With the topic of discussion much of the past few months centering on talk of energy in California, the American Gas Cooling Center (AGCC) held its press conference this morning, and took its time to call on the industry to get the word out: there is a way to conserve energy and still heat homes.

Tony Occhonero of AGCC said the best way to help the energy situation is to utilize the developed integration of cooling systems. He said that blackouts and brownouts, while prevalent of late in California, are not inevitable.

“Natural gas air-conditioning, as part of integrated cooling system, offer immediate relief from reliance on overburdened electric power grids,” said Occhonero. “In increasing numbers, commercial and industrial energy consumers are integrating gas air-conditioning into their electric heating and cooling plants.”

With these hybrid plants, consumers can choose their operating fuel based on availability and price, he said.

The AGCC says there are multiple benefits offered by integrated natural gas-electric equipment systems, and some of them will help in gaining customer attention for the product. It says that the systems offers the following:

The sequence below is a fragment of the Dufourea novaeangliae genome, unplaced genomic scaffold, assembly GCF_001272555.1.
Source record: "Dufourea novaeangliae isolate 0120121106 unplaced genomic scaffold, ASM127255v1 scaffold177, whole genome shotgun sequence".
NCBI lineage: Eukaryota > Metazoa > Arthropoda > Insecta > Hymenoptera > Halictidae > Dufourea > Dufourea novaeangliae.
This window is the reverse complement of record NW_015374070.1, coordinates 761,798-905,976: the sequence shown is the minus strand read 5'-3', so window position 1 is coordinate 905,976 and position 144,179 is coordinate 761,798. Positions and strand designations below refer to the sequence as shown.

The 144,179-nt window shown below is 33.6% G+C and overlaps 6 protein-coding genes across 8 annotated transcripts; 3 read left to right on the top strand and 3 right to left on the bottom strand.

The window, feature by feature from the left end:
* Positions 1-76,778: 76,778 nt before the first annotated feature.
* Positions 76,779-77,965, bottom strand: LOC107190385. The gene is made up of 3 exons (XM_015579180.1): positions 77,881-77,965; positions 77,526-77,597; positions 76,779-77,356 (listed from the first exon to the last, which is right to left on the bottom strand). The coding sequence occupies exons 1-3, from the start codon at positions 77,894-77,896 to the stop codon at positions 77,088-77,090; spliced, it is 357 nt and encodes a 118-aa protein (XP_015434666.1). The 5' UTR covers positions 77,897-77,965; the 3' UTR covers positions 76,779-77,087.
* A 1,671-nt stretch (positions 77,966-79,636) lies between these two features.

• Lower life-cycle costs;
  • Electric peak-load reduction;
  • Increased efficiency;
  • Improved indoor air quality; and
  • Enhanced flexibility in managing fluctuating energy prices and fuel availability.
  • According to figures quoted by Occhonero, the air-conditioning and lighting account for 40% of U.S. energy consumption. This is why electric utilities today welcome customers who can switch off demands on the power gird, especially during peak periods of the day. Accompanied by manufacturers from all over the world, Occhonero said that while the initial cost of these hybrid cooling systems can exceed that of an all-electric system by as much as 50%, and this may cause building contractors from using the systems, the AGCC has found that the “front-end cost” can be recovered in as little as three years. “Assuming a 20-year life span for the equipment, the building will then realize substantial annual operational cost savings for the next 17 years.” For more information, contact the AGCC at 202-824-7141 (phone); or at www.gascooling.org (website).